In the course of this fatiguing documentary, Oliver Stone argues that, when it comes to the assassination of John F Kennedy, conspiracy theory has been replaced by "conspiracy fact". In a sense, he is correct. Over the last 30 years or so, thanks in no small part to Mr Stone's efforts, the once-controversial notion that Lee Harvey Oswald did not act alone (or at all) has become a new orthodoxy. I can recall watching footage of visitors arriving to Dealey Plaza on the 30th anniversary of the killing. Asked what he thought happened, one traveller remarked: "It was a coup d'état." But that's not what you think, sir. That is what Oliver Stone thinks. Kevin Costner speaks that line in the director's then still-recent JFK.
Over the passing years, that scepticism has become ever more deeply embedded in the collective psyche. If Stone really wanted to shock the public, he should release a documentary relating what – let us shave the facts with Occam’s razor, shall we? – most probably did happen. Oswald shot Kennedy from the sixth floor of the Texas Book Depository. At least one of the bullets took a few erratic swerves on its way through the president and governor Connally. There were predictable clerical errors in the aftermath. The Warren Commission did not investigate as fully as it should have done, but it most likely still came to the correct conclusion. That genuinely would take us “through the looking glass”.
Stone's latest film firmly and unsurprisingly holds tight to conspiracy orthodoxy. Unlike JFK, which at least had the virtue of vulgar flamboyance, Through the Looking Glass plays out like a high-end YouTube video. Robert Richardson, the director's regular cinematographer, demonstrates admirable loyalty in turning up for camera duties, but this really is a waste of his Oscar-winning talents. Stone strides sombrely by the Grassy Knoll. He asks questions of various dogged theorists. The viewers thank heavens they weren't forced to endure the proposed four-hour version.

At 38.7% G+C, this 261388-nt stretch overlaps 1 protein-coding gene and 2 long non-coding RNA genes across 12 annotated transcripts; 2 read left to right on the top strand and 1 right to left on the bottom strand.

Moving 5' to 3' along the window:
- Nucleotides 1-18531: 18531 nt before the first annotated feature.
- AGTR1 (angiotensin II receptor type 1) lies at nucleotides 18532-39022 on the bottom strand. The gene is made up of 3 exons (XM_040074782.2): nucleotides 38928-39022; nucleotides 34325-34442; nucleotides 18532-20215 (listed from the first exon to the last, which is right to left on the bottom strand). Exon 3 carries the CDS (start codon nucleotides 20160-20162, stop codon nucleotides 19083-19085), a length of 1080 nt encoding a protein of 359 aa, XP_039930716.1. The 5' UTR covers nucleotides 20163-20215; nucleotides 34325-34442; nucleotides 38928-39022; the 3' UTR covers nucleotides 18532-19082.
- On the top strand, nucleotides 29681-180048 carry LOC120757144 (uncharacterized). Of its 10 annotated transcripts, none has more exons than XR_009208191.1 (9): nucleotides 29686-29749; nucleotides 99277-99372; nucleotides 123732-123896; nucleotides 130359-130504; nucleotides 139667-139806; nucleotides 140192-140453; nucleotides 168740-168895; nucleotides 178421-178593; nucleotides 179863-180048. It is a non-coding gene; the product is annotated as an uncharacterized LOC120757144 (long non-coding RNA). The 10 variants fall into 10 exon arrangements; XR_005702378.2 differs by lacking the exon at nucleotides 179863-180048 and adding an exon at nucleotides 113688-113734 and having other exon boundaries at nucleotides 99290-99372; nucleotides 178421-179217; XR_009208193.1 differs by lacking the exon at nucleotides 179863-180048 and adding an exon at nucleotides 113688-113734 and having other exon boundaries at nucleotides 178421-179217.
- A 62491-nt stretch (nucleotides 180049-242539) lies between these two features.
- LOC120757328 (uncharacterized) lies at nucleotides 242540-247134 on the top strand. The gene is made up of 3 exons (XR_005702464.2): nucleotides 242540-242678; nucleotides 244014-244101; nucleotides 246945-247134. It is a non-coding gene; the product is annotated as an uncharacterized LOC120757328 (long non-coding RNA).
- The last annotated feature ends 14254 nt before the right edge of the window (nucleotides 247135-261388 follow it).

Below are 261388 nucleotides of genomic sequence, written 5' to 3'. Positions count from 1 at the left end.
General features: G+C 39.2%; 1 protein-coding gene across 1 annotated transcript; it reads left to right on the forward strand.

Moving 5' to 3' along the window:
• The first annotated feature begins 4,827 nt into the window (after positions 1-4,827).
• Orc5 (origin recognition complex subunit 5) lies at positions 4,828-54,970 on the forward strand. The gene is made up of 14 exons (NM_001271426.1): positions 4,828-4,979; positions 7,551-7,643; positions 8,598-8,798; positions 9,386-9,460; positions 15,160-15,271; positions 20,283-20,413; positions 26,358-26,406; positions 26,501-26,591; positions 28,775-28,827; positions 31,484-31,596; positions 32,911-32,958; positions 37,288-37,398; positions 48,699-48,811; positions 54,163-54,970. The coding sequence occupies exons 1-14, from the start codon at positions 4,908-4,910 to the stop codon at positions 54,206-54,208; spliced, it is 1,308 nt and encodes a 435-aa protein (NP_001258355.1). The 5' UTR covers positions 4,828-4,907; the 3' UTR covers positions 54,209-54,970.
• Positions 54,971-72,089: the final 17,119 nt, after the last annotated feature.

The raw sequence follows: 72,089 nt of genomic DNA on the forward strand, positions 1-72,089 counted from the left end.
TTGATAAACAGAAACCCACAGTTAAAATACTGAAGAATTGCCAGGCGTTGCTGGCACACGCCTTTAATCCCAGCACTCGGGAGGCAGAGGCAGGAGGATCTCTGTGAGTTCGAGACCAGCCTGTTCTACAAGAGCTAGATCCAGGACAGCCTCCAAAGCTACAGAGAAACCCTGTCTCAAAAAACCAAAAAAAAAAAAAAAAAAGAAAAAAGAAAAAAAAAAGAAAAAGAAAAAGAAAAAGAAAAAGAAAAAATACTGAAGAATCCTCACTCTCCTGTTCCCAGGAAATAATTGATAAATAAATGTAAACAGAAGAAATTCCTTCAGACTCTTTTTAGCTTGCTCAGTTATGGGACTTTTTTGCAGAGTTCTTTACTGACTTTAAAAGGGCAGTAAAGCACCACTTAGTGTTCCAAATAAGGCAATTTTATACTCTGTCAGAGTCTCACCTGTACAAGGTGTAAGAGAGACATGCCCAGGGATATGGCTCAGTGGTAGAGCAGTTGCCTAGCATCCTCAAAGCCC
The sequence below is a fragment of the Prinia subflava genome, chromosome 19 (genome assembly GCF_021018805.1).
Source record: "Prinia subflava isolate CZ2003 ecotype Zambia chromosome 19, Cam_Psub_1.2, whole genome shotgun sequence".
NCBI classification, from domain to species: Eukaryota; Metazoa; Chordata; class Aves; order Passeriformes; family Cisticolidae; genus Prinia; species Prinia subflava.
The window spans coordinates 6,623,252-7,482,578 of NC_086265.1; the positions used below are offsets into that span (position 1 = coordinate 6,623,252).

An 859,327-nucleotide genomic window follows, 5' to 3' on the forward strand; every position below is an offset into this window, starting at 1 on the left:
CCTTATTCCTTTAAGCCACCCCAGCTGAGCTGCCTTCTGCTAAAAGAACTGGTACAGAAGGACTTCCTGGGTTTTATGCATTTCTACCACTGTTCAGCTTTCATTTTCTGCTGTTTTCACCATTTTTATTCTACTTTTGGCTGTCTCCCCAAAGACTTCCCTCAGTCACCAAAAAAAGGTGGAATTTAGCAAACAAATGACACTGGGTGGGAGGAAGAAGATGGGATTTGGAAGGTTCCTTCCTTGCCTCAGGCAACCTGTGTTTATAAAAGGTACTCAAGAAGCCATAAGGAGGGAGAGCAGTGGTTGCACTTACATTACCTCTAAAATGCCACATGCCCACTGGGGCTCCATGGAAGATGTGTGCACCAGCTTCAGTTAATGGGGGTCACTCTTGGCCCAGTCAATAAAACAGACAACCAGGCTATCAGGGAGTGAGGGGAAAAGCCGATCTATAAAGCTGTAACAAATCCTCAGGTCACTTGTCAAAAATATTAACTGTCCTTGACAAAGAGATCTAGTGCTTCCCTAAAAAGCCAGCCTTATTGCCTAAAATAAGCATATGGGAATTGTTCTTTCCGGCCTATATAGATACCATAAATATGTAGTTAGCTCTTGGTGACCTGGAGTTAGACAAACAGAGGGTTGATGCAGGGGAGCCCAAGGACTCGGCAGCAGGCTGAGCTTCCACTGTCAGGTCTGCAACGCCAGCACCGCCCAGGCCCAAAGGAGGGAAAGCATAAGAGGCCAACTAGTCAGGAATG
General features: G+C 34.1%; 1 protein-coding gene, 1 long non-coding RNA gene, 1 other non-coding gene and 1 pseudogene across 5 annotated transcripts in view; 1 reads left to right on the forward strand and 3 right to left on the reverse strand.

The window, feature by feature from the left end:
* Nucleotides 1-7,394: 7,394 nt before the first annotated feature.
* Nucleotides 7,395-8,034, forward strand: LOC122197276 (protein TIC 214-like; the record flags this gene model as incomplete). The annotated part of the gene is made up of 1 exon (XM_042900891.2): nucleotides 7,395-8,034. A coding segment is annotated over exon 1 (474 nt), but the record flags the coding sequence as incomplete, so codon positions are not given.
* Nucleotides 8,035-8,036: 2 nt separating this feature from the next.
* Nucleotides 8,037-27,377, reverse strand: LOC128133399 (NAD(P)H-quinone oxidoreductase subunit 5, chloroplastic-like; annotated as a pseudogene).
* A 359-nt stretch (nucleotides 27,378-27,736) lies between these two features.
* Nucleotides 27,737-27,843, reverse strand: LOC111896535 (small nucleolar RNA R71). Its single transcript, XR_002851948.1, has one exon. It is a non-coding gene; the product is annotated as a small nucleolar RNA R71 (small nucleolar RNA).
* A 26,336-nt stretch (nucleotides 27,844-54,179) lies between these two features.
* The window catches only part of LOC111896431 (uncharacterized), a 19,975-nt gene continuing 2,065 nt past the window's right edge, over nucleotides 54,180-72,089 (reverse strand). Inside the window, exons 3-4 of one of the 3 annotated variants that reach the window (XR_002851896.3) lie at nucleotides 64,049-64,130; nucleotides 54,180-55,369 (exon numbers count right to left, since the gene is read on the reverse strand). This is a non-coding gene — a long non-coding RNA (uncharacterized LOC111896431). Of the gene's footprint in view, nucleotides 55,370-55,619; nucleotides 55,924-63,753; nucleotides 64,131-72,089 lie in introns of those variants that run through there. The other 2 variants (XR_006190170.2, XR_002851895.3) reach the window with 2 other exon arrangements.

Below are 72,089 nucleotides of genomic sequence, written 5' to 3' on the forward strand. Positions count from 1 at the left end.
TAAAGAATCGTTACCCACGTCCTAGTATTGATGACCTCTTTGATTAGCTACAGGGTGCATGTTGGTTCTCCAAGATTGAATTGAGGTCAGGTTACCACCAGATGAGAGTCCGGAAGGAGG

On reflection, YouTube is perhaps not the best comparison. Largely derived from the 1992 book Destiny Betrayed: JFK, Cuba, and the Garrison Case by James DiEugenio, Stone’s film hears much from older researchers who were plugging away before the internet took off. The many authors interviewed here, unlike the current generation of “Google it” mayflies, have put in the hours over microfiches and hard documents. The experience is, perhaps, closer to that of attending a JFK assassination conference around 1995 or so. Diligence is not in short supply.
There is much recently uncovered information here, but nobody in possession of Mark Lane’s book Rush to Judgment in battered, orange-spined Penguin – you know who you are – will be much surprised by the direction of travel. We begin with a summary of the assassination. We move on to arguments about how the (I cannot emphasise the words “supposed” strongly enough) magic bullet was found. There is some pernickety stuff about that photo of Oswald holding the alleged murder weapon. We hear about what witnesses did and did not see on the stairs of the Book Depository.
In a rare moment of invention, the voiceover shifts from Whoopi Goldberg to a familiar Canadian rumble. Donald Sutherland, who played the whistleblower in JFK, takes us through a largely irrelevant aftermath that, if it pleases the court, "goes to motive".
Nobody can doubt the filmmakers’ diligence. The interviewees seem like serious-minded people. But, as has been the case for close to 60 years, we are left with a jumble of loosely connected discrepancies that will do little to persuade those who expect everyday existence to be just that chaotic. “I believe Lee Harvey Oswald acted alone,” Costner said in another film . “I believe there ought to be a constitutional amendment outlawing Astroturf and the designated hitter.”
On limited release from November 26th